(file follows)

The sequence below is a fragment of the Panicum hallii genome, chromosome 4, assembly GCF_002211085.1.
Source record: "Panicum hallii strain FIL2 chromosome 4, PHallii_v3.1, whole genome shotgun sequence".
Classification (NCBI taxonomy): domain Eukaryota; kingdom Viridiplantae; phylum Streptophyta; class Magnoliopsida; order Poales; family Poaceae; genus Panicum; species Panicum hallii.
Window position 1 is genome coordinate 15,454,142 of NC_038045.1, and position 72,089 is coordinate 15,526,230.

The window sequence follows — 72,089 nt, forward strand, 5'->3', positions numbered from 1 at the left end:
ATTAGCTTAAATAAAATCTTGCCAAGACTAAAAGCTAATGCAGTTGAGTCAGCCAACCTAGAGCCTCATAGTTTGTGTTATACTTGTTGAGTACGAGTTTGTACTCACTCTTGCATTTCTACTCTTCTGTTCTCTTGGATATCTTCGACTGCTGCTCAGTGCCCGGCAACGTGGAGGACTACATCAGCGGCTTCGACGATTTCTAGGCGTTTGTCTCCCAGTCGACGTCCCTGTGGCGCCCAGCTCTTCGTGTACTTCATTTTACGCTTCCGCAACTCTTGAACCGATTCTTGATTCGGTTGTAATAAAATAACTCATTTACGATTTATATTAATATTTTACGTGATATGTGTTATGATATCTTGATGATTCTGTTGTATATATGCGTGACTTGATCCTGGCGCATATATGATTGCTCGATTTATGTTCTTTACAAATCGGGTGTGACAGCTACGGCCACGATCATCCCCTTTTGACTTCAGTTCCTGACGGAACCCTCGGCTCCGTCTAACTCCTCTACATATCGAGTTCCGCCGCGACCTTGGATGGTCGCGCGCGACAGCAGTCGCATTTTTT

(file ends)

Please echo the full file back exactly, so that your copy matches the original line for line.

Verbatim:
The sequence below is a fragment of the Panicum hallii genome, chromosome 4, assembly GCF_002211085.1.
Source record: "Panicum hallii strain FIL2 chromosome 4, PHallii_v3.1, whole genome shotgun sequence".
Classification (NCBI taxonomy): domain Eukaryota; kingdom Viridiplantae; phylum Streptophyta; class Magnoliopsida; order Poales; family Poaceae; genus Panicum; species Panicum hallii.
Window position 1 is genome coordinate 15,454,142 of NC_038045.1, and position 72,089 is coordinate 15,526,230.

The window sequence follows — 72,089 nt, forward strand, 5'->3', positions numbered from 1 at the left end:
ATTAGCTTAAATAAAATCTTGCCAAGACTAAAAGCTAATGCAGTTGAGTCAGCCAACCTAGAGCCTCATAGTTTGTGTTATACTTGTTGAGTACGAGTTTGTACTCACTCTTGCATTTCTACTCTTCTGTTCTCTTGGATATCTTCGACTGCTGCTCAGTGCCCGGCAACGTGGAGGACTACATCAGCGGCTTCGACGATTTCTAGGCGTTTGTCTCCCAGTCGACGTCCCTGTGGCGCCCAGCTCTTCGTGTACTTCATTTTACGCTTCCGCAACTCTTGAACCGATTCTTGATTCGGTTGTAATAAAATAACTCATTTACGATTTATATTAATATTTTACGTGATATGTGTTATGATATCTTGATGATTCTGTTGTATATATGCGTGACTTGATCCTGGCGCATATATGATTGCTCGATTTATGTTCTTTACAAATCGGGTGTGACAGCTACGGCCACGATCATCCCCTTTTGACTTCAGTTCCTGACGGAACCCTCGGCTCCGTCTAACTCCTCTACATATCGAGTTCCGCCGCGACCTTGGATGGTCGCGCGCGACAGCAGTCGCATTTTTT